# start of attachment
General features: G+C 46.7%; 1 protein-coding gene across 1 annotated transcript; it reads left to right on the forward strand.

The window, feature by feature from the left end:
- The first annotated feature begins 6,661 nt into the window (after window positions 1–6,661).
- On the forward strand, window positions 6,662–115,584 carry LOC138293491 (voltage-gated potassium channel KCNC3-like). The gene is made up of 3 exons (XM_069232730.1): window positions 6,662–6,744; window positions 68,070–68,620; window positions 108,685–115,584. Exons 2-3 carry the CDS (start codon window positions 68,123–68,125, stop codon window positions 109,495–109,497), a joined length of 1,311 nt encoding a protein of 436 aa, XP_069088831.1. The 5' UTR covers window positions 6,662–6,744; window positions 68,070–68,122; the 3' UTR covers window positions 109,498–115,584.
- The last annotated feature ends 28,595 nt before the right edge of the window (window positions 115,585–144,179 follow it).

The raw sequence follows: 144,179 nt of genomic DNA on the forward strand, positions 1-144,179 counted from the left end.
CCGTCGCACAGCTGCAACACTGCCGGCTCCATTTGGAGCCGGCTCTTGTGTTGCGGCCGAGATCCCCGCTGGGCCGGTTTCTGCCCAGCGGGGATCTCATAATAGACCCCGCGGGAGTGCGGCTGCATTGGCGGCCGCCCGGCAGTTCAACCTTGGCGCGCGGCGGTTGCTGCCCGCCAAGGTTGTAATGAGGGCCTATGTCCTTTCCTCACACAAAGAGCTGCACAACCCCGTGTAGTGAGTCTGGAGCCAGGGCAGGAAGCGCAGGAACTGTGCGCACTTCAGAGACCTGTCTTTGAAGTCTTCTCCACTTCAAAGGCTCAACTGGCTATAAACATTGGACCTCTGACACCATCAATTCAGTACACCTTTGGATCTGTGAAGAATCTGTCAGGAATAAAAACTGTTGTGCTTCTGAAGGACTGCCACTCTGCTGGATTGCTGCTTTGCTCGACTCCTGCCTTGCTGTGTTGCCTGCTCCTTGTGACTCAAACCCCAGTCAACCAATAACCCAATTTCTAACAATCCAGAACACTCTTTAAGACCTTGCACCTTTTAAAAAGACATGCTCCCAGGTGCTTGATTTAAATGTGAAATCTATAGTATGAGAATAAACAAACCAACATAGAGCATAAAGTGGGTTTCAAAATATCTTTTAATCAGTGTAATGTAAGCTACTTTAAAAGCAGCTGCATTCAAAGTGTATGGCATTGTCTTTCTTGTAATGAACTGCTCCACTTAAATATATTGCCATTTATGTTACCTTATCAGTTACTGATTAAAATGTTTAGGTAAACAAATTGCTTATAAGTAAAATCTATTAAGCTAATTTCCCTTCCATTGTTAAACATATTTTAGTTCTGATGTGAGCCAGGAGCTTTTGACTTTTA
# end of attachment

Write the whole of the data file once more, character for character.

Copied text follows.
General features: G+C 46.7%; 1 protein-coding gene across 1 annotated transcript; it reads left to right on the forward strand.

The window, feature by feature from the left end:
- The first annotated feature begins 6,661 nt into the window (after window positions 1–6,661).
- On the forward strand, window positions 6,662–115,584 carry LOC138293491 (voltage-gated potassium channel KCNC3-like). The gene is made up of 3 exons (XM_069232730.1): window positions 6,662–6,744; window positions 68,070–68,620; window positions 108,685–115,584. Exons 2-3 carry the CDS (start codon window positions 68,123–68,125, stop codon window positions 109,495–109,497), a joined length of 1,311 nt encoding a protein of 436 aa, XP_069088831.1. The 5' UTR covers window positions 6,662–6,744; window positions 68,070–68,122; the 3' UTR covers window positions 109,498–115,584.
- The last annotated feature ends 28,595 nt before the right edge of the window (window positions 115,585–144,179 follow it).

The raw sequence follows: 144,179 nt of genomic DNA on the forward strand, positions 1-144,179 counted from the left end.
CCGTCGCACAGCTGCAACACTGCCGGCTCCATTTGGAGCCGGCTCTTGTGTTGCGGCCGAGATCCCCGCTGGGCCGGTTTCTGCCCAGCGGGGATCTCATAATAGACCCCGCGGGAGTGCGGCTGCATTGGCGGCCGCCCGGCAGTTCAACCTTGGCGCGCGGCGGTTGCTGCCCGCCAAGGTTGTAATGAGGGCCTATGTCCTTTCCTCACACAAAGAGCTGCACAACCCCGTGTAGTGAGTCTGGAGCCAGGGCAGGAAGCGCAGGAACTGTGCGCACTTCAGAGACCTGTCTTTGAAGTCTTCTCCACTTCAAAGGCTCAACTGGCTATAAACATTGGACCTCTGACACCATCAATTCAGTACACCTTTGGATCTGTGAAGAATCTGTCAGGAATAAAAACTGTTGTGCTTCTGAAGGACTGCCACTCTGCTGGATTGCTGCTTTGCTCGACTCCTGCCTTGCTGTGTTGCCTGCTCCTTGTGACTCAAACCCCAGTCAACCAATAACCCAATTTCTAACAATCCAGAACACTCTTTAAGACCTTGCACCTTTTAAAAAGACATGCTCCCAGGTGCTTGATTTAAATGTGAAATCTATAGTATGAGAATAAACAAACCAACATAGAGCATAAAGTGGGTTTCAAAATATCTTTTAATCAGTGTAATGTAAGCTACTTTAAAAGCAGCTGCATTCAAAGTGTATGGCATTGTCTTTCTTGTAATGAACTGCTCCACTTAAATATATTGCCATTTATGTTACCTTATCAGTTACTGATTAAAATGTTTAGGTAAACAAATTGCTTATAAGTAAAATCTATTAAGCTAATTTCCCTTCCATTGTTAAACATATTTTAGTTCTGATGTGAGCCAGGAGCTTTTGACTTTTA